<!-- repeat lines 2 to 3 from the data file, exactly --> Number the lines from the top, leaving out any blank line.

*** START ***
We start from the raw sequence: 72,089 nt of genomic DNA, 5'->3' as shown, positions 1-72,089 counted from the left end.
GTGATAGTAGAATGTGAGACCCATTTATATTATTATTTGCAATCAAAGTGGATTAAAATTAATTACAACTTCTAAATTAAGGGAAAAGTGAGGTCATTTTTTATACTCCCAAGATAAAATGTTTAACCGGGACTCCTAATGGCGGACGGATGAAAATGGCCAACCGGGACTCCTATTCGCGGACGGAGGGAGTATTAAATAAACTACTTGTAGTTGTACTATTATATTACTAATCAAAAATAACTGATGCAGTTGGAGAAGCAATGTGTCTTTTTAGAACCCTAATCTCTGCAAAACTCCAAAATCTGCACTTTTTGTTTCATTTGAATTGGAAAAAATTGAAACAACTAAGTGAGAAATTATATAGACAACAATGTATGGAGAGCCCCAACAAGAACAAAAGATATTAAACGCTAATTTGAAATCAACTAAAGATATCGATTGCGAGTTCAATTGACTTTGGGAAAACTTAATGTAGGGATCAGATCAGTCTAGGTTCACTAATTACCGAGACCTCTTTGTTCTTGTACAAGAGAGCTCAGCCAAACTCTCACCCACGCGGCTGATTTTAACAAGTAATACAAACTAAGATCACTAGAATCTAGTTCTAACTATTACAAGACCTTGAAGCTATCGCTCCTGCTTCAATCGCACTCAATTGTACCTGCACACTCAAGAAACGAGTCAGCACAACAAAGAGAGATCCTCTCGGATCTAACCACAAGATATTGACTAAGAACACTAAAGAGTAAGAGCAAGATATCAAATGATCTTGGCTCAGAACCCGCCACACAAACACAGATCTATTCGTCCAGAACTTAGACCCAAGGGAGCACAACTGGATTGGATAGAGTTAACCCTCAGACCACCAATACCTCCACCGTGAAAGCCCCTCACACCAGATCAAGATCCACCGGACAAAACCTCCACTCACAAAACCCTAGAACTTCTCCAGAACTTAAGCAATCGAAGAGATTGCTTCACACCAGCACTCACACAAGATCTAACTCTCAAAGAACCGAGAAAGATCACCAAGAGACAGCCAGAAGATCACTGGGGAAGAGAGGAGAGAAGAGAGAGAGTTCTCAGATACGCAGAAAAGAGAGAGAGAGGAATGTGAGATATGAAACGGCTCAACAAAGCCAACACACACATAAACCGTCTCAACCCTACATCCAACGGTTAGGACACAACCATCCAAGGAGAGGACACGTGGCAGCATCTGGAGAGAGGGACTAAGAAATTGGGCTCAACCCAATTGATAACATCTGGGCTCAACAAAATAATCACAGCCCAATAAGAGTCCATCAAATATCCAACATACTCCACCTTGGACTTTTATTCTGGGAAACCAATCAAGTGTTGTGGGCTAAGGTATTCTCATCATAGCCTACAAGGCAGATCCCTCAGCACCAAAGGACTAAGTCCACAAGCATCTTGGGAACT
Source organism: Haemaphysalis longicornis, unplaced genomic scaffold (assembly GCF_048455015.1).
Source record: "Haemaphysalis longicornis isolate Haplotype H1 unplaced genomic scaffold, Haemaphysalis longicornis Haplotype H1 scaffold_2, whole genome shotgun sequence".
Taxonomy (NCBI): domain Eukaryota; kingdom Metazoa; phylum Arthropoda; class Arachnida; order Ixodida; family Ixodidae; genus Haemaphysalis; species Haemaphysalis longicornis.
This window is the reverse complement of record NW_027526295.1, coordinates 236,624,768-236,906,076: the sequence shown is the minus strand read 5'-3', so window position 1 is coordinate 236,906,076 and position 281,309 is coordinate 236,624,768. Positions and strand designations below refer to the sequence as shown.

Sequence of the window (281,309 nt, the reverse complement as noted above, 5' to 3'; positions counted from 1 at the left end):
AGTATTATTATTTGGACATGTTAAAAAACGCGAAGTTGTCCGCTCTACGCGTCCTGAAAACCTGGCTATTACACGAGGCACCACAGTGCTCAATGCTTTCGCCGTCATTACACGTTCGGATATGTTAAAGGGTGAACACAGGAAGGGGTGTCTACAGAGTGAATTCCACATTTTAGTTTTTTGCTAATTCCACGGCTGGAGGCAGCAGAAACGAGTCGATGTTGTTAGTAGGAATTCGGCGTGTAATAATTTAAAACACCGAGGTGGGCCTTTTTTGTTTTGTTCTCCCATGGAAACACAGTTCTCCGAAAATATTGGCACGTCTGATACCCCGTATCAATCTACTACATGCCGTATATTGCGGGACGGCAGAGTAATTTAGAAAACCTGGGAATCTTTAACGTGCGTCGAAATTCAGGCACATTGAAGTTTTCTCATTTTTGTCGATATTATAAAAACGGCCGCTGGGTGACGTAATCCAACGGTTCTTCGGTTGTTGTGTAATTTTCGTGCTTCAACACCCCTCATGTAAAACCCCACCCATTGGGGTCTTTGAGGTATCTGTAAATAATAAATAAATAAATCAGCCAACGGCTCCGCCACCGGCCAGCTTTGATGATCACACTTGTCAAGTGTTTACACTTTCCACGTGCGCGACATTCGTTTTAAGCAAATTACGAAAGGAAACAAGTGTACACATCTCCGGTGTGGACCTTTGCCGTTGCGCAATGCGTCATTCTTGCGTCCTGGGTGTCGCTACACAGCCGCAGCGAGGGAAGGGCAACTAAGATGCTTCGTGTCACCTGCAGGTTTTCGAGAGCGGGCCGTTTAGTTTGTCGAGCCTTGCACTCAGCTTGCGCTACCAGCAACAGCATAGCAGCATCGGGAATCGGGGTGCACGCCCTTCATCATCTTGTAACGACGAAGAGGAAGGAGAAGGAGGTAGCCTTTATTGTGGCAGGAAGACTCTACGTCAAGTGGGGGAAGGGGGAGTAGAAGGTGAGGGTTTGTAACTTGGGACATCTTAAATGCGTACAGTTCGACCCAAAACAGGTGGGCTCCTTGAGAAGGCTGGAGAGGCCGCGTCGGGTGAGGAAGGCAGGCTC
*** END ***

GTGATAGTAGAATGTGAGACCCATTTATATTATTATTTGCAATCAAAGTGGATTAAAATTAATTACAACTTCTAAATTAAGGGAAAAGTGAGGTCATTTTTTATACTCCCAAGATAAAATGTTTAACCGGGACTCCTAATGGCGGACGGATGAAAATGGCCAACCGGGACTCCTATTCGCGGACGGAGGGAGTATTAAATAAACTACTTGTAGTTGTACTATTATATTACTAATCAAAAATAACTGATGCAGTTGGAGAAGCAATGTGTCTTTTTAGAACCCTAATCTCTGCAAAACTCCAAAATCTGCACTTTTTGTTTCATTTGAATTGGAAAAAATTGAAACAACTAAGTGAGAAATTATATAGACAACAATGTATGGAGAGCCCCAACAAGAACAAAAGATATTAAACGCTAATTTGAAATCAACTAAAGATATCGATTGCGAGTTCAATTGACTTTGGGAAAACTTAATGTAGGGATCAGATCAGTCTAGGTTCACTAATTACCGAGACCTCTTTGTTCTTGTACAAGAGAGCTCAGCCAAACTCTCACCCACGCGGCTGATTTTAACAAGTAATACAAACTAAGATCACTAGAATCTAGTTCTAACTATTACAAGACCTTGAAGCTATCGCTCCTGCTTCAATCGCACTCAATTGTACCTGCACACTCAAGAAACGAGTCAGCACAACAAAGAGAGATCCTCTCGGATCTAACCACAAGATATTGACTAAGAACACTAAAGAGTAAGAGCAAGATATCAAATGATCTTGGCTCAGAACCCGCCACACAAACACAGATCTATTCGTCCAGAACTTAGACCCAAGGGAGCACAACTGGATTGGATAGAGTTAACCCTCAGACCACCAATACCTCCACCGTGAAAGCCCCTCACACCAGATCAAGATCCACCGGACAAAACCTCCACTCACAAAACCCTAGAACTTCTCCAGAACTTAAGCAATCGAAGAGATTGCTTCACACCAGCACTCACACAAGATCTAACTCTCAAAGAACCGAGAAAGATCACCAAGAGACAGCCAGAAGATCACTGGGGAAGAGAGGAGAGAAGAGAGAGAGTTCTCAGATACGCAGAAAAGAGAGAGAGAGGAATGTGAGATATGAAACGGCTCAACAAAGCCAACACACACATAAACCGTCTCAACCCTACATCCAACGGTTAGGACACAACCATCCAAGGAGAGGACACGTGGCAGCATCTGGAGAGAGGGACTAAGAAATTGGGCTCAACCCAATTGATAACATCTGGGCTCAACAAAATAATCACAGCCCAATAAGAGTCCATCAAATATCCAACATACTCCACCTTGGACTTTTATTCTGGGAAACCAATCAAGTGTTGTGGGCTAAGGTATTCTCATCATAGCCTACAAGGCAGATCCCTCAGCACCAAAGGACTAAGTCCACAAGCATCTTGGGAACT
Source organism: Haemaphysalis longicornis, unplaced genomic scaffold (assembly GCF_048455015.1).